The jury tasked with deciding the fate of Michael Dunn, a Florida man accused of shooting a Black teenager to death over loud music, resumed deliberations today.
The five men and seven women, all of whom will remain isolated and hidden away until a verdict is made, had reportedly met for more than three hours yesterday and requested a surveillance video.
Must Read: Dunn Trial Recap: What You Need To Know
Dunn has been charged with first degree murder and could face life in prison. However, prior to the jurors’ initial deliberation, the judge informed them that they could also consider lesser charges, such as second degree murder, manslaughter and justifiable or excusable homicide.
At the center of this trial is Jordan Davis, the dead 17-year-old high school student who “didn’t stand a chance” after Dunn, 47, opened fire on him following a dispute in a gas station in November 2012, according to prosecutors.
Dunn and his fiancée, Rhonda Rouer, had just come from his son’s wedding and made a fateful stop at the Jacksonville convenience store for wine and chips, parking beside a red SUV where Davis and his friends were sitting and playing music. Dunn then allegedly asked the young men to turn down the music.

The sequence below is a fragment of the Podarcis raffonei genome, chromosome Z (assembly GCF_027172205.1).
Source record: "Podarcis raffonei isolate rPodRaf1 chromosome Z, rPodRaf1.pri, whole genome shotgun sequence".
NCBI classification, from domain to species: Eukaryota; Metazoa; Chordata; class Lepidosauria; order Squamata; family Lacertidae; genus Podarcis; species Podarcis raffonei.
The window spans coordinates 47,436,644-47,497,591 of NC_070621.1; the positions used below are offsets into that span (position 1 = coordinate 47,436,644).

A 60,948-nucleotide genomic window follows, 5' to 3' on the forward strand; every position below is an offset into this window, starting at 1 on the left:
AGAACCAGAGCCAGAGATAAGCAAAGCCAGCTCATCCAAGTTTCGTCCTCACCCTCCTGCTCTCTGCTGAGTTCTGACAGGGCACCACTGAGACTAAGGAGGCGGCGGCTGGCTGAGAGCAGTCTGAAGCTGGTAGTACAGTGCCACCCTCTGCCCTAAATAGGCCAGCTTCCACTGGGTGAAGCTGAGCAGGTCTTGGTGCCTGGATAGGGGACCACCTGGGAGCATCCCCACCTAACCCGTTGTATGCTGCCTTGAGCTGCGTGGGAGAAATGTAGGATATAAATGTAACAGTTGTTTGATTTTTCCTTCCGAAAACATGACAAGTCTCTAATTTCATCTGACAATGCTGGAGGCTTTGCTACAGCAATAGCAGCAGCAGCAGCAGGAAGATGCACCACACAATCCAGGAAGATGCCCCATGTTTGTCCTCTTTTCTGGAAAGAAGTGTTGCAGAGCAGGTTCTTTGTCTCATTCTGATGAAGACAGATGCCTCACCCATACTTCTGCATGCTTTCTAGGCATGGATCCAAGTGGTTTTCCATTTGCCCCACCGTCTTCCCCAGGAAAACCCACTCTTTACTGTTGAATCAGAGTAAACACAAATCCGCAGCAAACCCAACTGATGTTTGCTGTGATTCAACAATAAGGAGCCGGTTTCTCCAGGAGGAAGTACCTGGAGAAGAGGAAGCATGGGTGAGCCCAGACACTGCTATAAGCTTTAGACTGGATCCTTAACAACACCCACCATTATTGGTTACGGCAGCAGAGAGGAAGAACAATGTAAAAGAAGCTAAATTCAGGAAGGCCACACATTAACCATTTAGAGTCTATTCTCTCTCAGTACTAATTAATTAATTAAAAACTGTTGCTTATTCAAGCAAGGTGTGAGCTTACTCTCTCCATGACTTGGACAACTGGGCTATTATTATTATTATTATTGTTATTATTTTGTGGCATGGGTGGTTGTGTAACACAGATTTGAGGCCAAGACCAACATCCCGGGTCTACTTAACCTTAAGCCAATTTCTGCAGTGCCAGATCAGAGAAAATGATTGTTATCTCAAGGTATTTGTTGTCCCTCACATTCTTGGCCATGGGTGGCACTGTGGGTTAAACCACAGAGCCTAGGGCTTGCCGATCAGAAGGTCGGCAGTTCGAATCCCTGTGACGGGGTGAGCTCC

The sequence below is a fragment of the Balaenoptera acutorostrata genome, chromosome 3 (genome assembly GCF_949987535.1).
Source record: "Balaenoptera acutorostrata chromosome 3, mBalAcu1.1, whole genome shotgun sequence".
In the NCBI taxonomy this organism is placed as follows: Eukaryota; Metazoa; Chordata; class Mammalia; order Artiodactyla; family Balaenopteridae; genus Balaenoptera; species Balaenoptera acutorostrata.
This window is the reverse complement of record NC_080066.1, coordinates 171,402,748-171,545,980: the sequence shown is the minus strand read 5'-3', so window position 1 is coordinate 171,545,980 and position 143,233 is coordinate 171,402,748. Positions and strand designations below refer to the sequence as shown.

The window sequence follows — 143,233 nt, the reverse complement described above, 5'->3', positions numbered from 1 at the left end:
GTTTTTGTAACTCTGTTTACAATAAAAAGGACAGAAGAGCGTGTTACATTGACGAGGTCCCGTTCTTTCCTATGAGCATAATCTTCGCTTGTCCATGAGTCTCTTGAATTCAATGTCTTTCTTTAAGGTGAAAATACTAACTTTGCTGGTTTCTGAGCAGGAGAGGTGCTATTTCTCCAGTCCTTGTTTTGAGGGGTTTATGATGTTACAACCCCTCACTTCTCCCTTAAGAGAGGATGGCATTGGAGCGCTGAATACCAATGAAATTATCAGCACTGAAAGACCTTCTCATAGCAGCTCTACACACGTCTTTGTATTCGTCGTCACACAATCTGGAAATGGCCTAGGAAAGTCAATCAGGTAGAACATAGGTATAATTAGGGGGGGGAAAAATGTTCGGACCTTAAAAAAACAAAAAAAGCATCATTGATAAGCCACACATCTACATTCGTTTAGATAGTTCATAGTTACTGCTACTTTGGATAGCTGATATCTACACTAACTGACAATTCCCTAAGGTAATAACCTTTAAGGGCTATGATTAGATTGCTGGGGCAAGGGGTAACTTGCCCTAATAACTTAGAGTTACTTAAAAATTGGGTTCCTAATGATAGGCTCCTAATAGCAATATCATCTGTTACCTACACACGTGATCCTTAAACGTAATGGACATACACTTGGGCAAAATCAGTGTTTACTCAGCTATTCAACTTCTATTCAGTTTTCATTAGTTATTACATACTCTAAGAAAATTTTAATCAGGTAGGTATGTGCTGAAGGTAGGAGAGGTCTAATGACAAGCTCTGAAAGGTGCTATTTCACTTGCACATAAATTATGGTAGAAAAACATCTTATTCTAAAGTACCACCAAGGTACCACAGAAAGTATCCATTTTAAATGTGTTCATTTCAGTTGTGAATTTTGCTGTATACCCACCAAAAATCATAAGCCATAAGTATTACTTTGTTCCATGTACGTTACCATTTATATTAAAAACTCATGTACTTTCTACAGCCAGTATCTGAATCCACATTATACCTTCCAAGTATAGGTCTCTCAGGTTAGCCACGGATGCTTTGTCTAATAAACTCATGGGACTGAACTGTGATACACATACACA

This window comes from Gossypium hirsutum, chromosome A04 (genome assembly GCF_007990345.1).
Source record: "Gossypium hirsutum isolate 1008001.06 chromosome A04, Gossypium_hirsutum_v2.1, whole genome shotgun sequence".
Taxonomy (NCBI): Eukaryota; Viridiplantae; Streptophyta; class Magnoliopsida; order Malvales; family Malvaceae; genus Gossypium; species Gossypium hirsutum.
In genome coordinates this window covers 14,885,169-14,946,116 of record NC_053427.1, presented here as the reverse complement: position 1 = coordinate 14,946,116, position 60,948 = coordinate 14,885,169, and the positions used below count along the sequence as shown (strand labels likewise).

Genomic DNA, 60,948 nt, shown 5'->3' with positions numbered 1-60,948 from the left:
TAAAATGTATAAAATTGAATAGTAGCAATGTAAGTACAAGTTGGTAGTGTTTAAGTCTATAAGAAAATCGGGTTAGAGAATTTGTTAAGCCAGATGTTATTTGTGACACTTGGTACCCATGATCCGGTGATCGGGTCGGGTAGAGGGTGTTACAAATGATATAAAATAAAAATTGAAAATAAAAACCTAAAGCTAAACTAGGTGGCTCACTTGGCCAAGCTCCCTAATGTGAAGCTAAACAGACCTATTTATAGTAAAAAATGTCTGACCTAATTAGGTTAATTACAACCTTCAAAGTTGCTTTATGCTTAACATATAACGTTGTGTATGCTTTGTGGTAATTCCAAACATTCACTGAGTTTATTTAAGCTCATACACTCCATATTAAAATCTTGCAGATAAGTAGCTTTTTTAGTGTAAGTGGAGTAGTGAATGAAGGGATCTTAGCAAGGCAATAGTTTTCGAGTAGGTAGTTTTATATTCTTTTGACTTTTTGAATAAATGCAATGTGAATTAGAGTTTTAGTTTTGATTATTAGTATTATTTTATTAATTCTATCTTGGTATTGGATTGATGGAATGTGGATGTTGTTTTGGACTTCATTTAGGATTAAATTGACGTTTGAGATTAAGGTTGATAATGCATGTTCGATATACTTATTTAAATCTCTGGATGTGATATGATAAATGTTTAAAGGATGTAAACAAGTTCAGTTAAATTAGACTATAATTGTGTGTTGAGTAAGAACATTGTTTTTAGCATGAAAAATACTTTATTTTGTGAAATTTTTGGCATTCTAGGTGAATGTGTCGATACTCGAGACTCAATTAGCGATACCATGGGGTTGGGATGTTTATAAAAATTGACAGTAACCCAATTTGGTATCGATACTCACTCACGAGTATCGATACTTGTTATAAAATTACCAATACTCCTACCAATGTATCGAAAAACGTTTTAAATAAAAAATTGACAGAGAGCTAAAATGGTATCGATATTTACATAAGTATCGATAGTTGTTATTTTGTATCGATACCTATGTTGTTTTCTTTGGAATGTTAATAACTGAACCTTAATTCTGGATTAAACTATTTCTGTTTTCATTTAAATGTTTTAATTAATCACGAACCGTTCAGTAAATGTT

This is where the story gets murky, depending on who is telling it.
The prosecution claimed Dunn shot the group of young men to “preserve his pride.” Dunn, on the other hand, testified earlier this week that he had feared for his life and acted in self-defense by shooting Davis nine times.
“My intent was to stop the attack, not necessarily end a life,” he said. “It just worked out that way.”
Throughout the trial, a number of inconsistencies surfaced between Dunn’s account of the shooting and those of several witnesses; mainly, whether Davis had a gun with which he explicitly threatened Dunn, as the defendant told jurors.
“He said ‘This sh–’s going down,’” Dunn told the jury. “I grabbed the gun and cocked and pointed it to my left. I said, ‘You’re not going to kill me you son of a b—-,’ and I shot.”
Directly following the shooting, Dunn and his fiancée returned to his hotel room, where they reportedly ordered a pizza and stayed the night. They returned home the next morning.
“You have to understand, we didn’t think anybody was hurt,” Dunn testified. “We were not in trouble with police. We might be in trouble with the local gangsters but did nothing wrong.”
In the closing remarks, Assistant State Attorney Erin Wolfson told the jurors that Dunn did not tell his fiancée that he had seen a weapon until more than one month later, CNN reports. Wolfson also noted that Dunn did not call 911 at any point.
“This defendant didn’t tell anyone because he thought he had gotten away with murder.”
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